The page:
In treating a large population of long-distance runners with running pain over the past several years, we have identified several injuries commonly experienced:
- Runner’s knee (patellofemoral pain syndrome)
- Achilles tendinitis
- Plantar fasciitis/fasciosis
- Shin splints
- Iliotibial band syndrome
- Patellar tendinitis
- Hamstrings tendinitis/tendinosis
All of these conditions tend to present in long-distance runners that share a similar “movement profile” between their training and competition. In other words, these conditions commonly present in individuals whose training movements look fairly similar to their competition movements. An athlete who consistently trains for long-distance running events solely by following running programs will be at a greater risk for running pain than an athlete who diversifies their workouts with various types of movement or cross trains.
Team sports such as soccer, basketball, lacrosse, etc. involve a high volume of continuous running. However, these athletes are also required to move in many planes of motion. They cut side-to-side, produce rotational movements through the hip and torso, providing them with a diversity of different movements to stimulate balanced muscular strength and motor control. Strict long-distance runners have one training stimulus, forward movement. Therefore, unless the strict running athletes perform some form of cross-training, they will stimulate strength in only one plane of motion and create imbalance.
Planes of Motion
Let’s take a step back for a moment, what is a “plane of motion” and what are the planes of motion we utilize for movement? Simply stated, a plane of motion is a particular direction of movement a certain joint or group of joints are able to move in. We as humans have three basic planes of motion, or three distinct directions in which our body can produce movement:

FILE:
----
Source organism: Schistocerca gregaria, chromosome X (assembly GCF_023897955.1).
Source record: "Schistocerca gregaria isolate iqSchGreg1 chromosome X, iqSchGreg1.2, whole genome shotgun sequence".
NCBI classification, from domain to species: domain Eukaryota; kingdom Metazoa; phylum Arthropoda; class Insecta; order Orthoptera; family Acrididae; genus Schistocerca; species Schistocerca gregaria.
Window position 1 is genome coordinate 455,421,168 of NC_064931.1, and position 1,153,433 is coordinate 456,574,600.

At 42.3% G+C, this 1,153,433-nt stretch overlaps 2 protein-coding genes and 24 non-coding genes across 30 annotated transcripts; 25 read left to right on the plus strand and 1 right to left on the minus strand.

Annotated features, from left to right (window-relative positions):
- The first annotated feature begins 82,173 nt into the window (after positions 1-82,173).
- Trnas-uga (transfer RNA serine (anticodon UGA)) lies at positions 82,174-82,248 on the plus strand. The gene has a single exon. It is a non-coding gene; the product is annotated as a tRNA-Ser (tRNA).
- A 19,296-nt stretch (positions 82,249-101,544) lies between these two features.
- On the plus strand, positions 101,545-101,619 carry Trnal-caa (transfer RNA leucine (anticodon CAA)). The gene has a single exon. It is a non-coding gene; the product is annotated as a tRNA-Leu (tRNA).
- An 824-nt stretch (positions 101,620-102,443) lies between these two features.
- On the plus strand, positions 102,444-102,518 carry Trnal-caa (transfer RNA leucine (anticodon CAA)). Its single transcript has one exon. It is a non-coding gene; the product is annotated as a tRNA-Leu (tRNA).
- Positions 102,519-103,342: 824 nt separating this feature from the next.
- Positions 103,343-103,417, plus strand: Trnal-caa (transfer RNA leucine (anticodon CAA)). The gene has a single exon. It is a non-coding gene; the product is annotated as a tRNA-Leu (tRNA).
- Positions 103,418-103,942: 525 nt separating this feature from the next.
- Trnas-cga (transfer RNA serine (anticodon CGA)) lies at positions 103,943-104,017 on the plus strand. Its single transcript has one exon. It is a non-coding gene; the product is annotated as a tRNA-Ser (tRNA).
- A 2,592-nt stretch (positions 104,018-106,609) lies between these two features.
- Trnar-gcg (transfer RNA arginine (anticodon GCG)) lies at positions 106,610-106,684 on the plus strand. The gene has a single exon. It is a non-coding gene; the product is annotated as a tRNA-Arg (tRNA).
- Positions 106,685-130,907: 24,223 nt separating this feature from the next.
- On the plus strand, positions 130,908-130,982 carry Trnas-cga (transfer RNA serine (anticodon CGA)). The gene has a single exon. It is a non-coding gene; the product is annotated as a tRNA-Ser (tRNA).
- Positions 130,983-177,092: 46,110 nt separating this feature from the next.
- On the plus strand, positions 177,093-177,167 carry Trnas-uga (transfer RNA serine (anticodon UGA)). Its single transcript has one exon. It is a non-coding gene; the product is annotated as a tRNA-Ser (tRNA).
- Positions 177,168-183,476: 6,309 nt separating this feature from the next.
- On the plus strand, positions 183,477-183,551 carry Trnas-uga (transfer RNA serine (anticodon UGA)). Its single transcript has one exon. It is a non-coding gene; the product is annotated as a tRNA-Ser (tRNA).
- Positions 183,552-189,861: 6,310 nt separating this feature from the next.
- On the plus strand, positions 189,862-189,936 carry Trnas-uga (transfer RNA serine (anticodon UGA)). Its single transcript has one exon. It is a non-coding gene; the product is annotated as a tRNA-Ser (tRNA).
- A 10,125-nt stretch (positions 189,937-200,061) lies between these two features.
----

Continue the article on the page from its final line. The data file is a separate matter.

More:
- Sagittal plane: forward and backward movement
- Coronal/frontal plane: side to side movement
- Transverse plane rotational movement
The human body moves and should train in several different directions, not just in forward movement.
Athletes whose training primarily consists of running are strengthening movement in only one plane of motion, the sagittal plane (the forward and backwards plane). By neglecting training movements in the other directions, muscular imbalances develop that often lead to pain. An example of this muscular imbalance is in the performance of a forward lunge. When strength has not been developed in the transverse (rotational) plane, the hip muscle demonstrates poor muscle control of leg rotation as the lunge is performed.
In addition to poor hip muscle control performed in a lunge, another example is a runner positioned at mid foot stance. A runner with poor strength and control in the coronal (side to side) plane will allow the hip of the weighted leg to “hike upwards” (in image B below, it’s the right leg). This positioning places strain on the soft tissues and joints of the low back and leg, and is a key driving factor for iliotibial band syndrome and knee pain.¹
Next Steps to Running without Pain
If you only run to train, that does not mean you are effectively training to run. Adding a diversity of movements to weekly workouts will improve overall stability, performance, and prevent the onset of running pain and disabling injuries. Here are a few action steps to implement pain-free running:
- Visit your local chiropractor at Norwood Chiropractic & Sports Injury Center for a movement evaluation. This step is important because it will help you target your personal weaknesses when you diversify your workouts. Visiting one of our clinics will also help get you back to pain-free movement more quickly. Schedule an appointment with us today.
- Follow movement specialists who blog about running. One of my personal favorite websites is the Running Physio.
- Join a local running group. It is a great way to develop comradery over a shared interest, learn about better mechanics, and how others have overcome their pain.
- Clinical Journal of Sports Medicine, vol. 10, no. 3, 2000, pp. 169-175